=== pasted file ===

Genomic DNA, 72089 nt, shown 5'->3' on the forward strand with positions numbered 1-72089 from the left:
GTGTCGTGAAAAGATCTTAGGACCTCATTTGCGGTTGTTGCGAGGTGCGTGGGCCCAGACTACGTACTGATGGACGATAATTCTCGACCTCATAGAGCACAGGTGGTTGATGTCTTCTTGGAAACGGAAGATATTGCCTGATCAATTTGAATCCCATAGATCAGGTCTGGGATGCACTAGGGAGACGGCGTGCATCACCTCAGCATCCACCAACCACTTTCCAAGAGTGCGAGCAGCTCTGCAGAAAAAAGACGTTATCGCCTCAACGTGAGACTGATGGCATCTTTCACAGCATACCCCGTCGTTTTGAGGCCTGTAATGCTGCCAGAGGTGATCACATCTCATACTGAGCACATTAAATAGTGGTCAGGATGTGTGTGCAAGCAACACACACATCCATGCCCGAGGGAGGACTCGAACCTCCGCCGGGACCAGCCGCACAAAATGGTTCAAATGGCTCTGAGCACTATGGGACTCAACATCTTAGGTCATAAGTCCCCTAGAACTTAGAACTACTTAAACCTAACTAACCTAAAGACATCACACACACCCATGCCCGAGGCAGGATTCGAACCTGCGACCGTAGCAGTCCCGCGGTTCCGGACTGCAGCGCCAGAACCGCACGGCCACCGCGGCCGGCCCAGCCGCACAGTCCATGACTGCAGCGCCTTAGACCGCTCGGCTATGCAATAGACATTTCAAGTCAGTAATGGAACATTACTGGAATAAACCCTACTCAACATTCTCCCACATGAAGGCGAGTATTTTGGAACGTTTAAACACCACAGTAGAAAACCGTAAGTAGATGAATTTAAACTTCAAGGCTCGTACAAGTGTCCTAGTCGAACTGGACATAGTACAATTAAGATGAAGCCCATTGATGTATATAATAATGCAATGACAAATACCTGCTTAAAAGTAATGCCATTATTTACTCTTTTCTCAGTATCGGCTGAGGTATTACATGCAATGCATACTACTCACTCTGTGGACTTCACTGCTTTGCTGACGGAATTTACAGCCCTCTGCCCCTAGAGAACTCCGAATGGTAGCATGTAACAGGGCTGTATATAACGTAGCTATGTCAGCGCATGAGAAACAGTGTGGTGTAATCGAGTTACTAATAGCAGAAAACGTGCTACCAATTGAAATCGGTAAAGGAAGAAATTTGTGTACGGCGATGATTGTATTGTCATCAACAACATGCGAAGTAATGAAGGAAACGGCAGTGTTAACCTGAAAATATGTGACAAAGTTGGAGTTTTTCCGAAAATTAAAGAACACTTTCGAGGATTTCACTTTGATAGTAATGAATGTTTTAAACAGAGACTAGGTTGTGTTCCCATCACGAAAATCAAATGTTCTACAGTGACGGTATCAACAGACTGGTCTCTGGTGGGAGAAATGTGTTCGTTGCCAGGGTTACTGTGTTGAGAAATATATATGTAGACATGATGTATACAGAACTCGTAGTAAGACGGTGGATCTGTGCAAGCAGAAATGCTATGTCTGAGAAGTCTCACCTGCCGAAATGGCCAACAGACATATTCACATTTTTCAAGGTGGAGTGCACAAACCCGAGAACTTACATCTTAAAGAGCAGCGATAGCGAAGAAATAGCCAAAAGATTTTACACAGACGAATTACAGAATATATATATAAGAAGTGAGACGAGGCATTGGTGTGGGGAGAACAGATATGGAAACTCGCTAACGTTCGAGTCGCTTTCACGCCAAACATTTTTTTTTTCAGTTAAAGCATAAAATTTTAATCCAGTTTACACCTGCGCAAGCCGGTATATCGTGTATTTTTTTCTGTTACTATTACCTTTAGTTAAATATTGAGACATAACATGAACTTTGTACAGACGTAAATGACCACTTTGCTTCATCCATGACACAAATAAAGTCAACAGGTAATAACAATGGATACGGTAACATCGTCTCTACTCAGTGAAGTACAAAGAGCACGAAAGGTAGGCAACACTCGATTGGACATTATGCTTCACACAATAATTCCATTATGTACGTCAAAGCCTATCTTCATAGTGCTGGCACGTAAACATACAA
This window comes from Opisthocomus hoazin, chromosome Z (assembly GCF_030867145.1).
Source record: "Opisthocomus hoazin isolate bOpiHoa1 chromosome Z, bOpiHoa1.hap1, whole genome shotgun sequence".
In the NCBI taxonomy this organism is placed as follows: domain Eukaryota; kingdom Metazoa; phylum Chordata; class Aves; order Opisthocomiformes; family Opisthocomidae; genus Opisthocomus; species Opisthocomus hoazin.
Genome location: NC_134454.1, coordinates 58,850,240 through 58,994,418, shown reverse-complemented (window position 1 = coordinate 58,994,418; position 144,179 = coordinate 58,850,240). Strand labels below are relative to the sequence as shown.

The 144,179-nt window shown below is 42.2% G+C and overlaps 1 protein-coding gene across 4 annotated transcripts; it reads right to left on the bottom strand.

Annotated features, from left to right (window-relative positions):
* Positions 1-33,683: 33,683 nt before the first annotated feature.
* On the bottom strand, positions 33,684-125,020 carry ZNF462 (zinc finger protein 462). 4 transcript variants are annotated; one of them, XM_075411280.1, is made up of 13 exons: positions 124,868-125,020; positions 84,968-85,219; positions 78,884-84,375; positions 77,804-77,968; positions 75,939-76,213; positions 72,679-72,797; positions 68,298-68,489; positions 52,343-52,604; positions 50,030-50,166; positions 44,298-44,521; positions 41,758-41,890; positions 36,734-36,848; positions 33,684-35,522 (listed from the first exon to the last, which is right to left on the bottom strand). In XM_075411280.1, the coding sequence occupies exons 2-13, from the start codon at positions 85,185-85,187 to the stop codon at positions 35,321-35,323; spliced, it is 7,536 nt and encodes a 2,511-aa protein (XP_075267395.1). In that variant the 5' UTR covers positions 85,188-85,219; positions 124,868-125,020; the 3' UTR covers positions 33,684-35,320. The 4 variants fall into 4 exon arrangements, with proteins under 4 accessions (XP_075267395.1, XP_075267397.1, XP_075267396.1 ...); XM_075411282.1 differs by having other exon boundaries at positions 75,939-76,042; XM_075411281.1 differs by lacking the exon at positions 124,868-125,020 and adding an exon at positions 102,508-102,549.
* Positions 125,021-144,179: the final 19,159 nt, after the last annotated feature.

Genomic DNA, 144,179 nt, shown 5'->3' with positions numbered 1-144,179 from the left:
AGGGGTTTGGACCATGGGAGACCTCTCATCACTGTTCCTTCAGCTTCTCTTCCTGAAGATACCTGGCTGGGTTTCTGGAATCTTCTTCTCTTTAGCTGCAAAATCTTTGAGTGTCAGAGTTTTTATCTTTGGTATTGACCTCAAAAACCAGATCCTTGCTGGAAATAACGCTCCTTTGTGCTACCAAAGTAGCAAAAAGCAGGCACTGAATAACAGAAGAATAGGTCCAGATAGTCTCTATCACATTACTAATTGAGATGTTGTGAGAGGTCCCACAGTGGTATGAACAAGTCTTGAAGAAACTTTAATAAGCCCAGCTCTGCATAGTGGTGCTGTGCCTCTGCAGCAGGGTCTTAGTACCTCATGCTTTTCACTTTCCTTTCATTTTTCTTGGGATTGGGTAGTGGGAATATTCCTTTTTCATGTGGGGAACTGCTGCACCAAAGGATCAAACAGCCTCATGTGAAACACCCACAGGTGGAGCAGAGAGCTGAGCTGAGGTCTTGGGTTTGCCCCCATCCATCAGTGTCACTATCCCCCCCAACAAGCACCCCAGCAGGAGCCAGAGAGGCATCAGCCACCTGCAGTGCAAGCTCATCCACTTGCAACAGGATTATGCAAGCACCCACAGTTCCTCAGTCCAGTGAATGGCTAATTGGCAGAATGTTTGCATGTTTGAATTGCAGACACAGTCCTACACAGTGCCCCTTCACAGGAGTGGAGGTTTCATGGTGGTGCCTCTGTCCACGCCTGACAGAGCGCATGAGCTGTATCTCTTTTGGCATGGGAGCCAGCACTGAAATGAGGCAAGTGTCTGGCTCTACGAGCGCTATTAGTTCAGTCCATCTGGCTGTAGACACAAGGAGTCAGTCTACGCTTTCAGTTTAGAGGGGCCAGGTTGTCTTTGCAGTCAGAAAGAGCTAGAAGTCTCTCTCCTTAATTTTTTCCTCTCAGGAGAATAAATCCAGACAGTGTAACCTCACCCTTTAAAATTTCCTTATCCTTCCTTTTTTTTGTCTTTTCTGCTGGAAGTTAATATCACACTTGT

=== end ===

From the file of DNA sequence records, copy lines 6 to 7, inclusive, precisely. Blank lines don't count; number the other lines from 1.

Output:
Genome location: NC_134454.1, coordinates 58,850,240 through 58,994,418, shown reverse-complemented (window position 1 = coordinate 58,994,418; position 144,179 = coordinate 58,850,240). Strand labels below are relative to the sequence as shown.

The 144,179-nt window shown below is 42.2% G+C and overlaps 1 protein-coding gene across 4 annotated transcripts; it reads right to left on the bottom strand.